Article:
Evaluation of a self-help intervention for improving well-being and reducing depression in a sample of people with MS

Emma Britneff

Research output: ThesisDoctoral Thesis

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Well-being is an essential aspect of mental health and treatment outcome. ‘GAP’ is an intervention that teaches goal-setting and planning skills, and in a self-help format has been shown to increase well-being and reduce depression in community and depressed samples. People with MS have lowered well-being and face challenges concerning adjusting important life goals due to unpredictable disease progression and exacerbation. The current study aimed to evaluate the effectiveness of GAP in a pure self-help (SHI) format for increasing well-being and reducing depression for a sample of people with MS.

A Randomised controlled trial was employed. 58 participants with MS were randomly allocated to receive GAP (n=29) or to wait-list control (n=29). Measures of well-being (I-PANAS-SF; Flourishing Scale; FAMS) and depression (PHQ9) were taken at baseline, post-intervention, and eight weeks follow-up. A 2 (treatment vs control) x 3 (Time 1, Time 2, Time 3) repeated measures ANOVA was employed to look at differences between the groups.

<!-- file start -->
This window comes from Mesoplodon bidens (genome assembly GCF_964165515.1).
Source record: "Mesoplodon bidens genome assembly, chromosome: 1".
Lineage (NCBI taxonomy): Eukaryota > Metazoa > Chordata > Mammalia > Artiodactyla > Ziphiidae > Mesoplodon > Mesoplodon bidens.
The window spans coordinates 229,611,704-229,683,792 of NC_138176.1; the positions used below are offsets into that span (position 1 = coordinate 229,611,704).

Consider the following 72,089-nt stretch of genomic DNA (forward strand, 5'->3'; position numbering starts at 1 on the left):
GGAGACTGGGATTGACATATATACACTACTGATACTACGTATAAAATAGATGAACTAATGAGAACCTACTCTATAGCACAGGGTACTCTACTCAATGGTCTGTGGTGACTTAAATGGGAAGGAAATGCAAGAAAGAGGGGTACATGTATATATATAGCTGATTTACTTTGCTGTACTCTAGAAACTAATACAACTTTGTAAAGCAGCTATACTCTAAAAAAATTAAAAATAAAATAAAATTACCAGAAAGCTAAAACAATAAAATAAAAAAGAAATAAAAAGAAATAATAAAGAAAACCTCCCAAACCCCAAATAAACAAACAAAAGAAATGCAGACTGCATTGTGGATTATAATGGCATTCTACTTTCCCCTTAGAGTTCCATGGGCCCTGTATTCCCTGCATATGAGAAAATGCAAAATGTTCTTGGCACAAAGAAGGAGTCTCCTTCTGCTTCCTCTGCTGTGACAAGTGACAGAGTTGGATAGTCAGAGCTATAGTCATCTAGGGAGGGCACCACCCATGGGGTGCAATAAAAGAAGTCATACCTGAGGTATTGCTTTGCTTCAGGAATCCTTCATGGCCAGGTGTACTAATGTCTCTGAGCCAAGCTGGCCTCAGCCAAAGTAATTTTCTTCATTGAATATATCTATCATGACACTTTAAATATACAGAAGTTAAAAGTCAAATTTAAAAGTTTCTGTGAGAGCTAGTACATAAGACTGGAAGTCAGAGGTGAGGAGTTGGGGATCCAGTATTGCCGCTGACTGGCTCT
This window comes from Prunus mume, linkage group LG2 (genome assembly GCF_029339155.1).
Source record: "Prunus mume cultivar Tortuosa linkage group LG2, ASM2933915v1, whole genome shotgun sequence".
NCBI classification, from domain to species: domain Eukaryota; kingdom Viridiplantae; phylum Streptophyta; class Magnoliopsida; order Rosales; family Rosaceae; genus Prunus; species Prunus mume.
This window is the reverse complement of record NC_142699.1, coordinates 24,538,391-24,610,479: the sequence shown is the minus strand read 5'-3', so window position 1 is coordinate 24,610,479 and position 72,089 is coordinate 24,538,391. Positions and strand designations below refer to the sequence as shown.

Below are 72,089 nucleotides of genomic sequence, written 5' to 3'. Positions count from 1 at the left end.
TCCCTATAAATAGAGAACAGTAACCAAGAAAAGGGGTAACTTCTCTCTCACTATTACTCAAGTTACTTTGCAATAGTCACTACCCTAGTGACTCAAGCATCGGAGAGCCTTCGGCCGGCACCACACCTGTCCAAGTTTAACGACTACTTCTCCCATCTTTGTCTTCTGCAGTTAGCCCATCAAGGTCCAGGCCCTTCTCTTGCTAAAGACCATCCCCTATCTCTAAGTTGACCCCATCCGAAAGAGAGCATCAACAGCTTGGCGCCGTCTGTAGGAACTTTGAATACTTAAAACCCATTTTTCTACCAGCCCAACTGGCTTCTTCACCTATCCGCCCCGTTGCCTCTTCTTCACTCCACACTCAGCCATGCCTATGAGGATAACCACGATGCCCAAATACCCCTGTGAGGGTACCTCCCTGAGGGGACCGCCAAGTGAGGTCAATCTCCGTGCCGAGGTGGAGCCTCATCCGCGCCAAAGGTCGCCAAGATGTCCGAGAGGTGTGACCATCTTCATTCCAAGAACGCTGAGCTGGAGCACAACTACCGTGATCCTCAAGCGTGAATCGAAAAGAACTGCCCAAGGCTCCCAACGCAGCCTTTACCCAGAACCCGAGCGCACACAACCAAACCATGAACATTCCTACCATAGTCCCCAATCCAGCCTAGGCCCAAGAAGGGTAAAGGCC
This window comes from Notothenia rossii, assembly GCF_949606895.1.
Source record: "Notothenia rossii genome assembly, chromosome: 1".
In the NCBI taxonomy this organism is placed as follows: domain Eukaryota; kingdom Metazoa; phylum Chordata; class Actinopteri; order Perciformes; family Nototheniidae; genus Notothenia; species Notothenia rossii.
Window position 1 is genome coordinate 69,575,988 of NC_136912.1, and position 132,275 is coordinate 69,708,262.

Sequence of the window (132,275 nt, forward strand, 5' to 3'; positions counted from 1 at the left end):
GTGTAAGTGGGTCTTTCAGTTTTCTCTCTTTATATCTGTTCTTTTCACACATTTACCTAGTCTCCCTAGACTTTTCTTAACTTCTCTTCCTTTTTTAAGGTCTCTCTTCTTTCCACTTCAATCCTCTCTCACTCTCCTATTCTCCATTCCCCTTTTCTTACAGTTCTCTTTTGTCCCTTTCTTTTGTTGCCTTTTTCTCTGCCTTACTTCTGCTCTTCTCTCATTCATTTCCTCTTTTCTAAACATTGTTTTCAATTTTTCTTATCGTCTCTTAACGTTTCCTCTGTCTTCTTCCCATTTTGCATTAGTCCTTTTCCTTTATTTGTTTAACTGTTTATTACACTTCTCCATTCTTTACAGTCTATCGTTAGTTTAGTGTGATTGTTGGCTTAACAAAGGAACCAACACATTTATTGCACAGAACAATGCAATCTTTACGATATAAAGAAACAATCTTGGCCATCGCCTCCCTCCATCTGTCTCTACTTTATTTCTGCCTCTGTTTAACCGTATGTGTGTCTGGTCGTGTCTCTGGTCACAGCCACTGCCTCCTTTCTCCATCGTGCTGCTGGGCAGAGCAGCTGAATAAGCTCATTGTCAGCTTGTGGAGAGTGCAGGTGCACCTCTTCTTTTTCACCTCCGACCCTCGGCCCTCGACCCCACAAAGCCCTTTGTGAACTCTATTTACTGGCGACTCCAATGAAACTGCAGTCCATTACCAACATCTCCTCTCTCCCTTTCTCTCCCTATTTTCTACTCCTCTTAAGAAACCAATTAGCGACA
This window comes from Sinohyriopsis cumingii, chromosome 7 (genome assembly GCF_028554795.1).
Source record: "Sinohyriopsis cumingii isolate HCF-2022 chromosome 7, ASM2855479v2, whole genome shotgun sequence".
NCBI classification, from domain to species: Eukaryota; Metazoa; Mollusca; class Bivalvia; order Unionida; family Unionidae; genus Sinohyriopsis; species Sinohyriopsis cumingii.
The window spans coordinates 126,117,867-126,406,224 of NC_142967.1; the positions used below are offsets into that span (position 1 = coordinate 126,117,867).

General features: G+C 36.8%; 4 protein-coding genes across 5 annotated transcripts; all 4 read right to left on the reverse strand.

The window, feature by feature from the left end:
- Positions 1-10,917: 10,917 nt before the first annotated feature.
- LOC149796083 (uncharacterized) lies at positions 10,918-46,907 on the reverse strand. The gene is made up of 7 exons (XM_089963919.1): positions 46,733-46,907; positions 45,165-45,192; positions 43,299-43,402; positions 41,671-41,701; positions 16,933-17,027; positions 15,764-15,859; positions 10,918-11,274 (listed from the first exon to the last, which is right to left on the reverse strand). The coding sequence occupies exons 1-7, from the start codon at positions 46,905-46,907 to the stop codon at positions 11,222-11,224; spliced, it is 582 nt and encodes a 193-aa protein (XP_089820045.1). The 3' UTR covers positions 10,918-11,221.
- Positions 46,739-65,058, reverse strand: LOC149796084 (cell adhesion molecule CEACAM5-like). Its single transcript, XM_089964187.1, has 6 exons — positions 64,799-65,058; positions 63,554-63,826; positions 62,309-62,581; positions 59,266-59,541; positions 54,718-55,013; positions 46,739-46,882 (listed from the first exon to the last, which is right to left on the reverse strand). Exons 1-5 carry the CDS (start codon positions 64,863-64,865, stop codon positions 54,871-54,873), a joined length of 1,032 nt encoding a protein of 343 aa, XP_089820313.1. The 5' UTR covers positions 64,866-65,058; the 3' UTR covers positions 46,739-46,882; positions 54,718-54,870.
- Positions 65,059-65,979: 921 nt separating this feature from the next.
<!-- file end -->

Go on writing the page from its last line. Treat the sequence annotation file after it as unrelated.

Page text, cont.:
The intention to treat (ITT) primary analysis yielded a non-significant result for group x time interactions on all outcomes measures. There was a significant decrease in depression (F(2,112) = 0.97, p = .005, ηp2 = 0.02) and negative affect (F(2,112) = 4.34, p = .018, ηp2= 0.07) for the whole sample over time. A modified ITT analysis revealed a significant group x time interaction effect for the Family and Social well-being FAMS subscale only, with a large effect size (F(2, 40) = 4.65, p = .012, ηp2 = .12).

Potential explanations for the results are discussed, including methodological issues and MS-related factors resulting in GAP being ineffective. People with MS may require therapist guidance due to the increased challenges posed by MS requiring more adapting of goals. Further research is needed before recommendations could be made to use GAP in a MS population. Directions for future research are discussed.
Original languageEnglish
Awarding Institution
  • Royal Holloway, University of London
  • MacLeod, Andrew, Supervisor
Award date18 Oct 2019
Publication statusUnpublished - 2019

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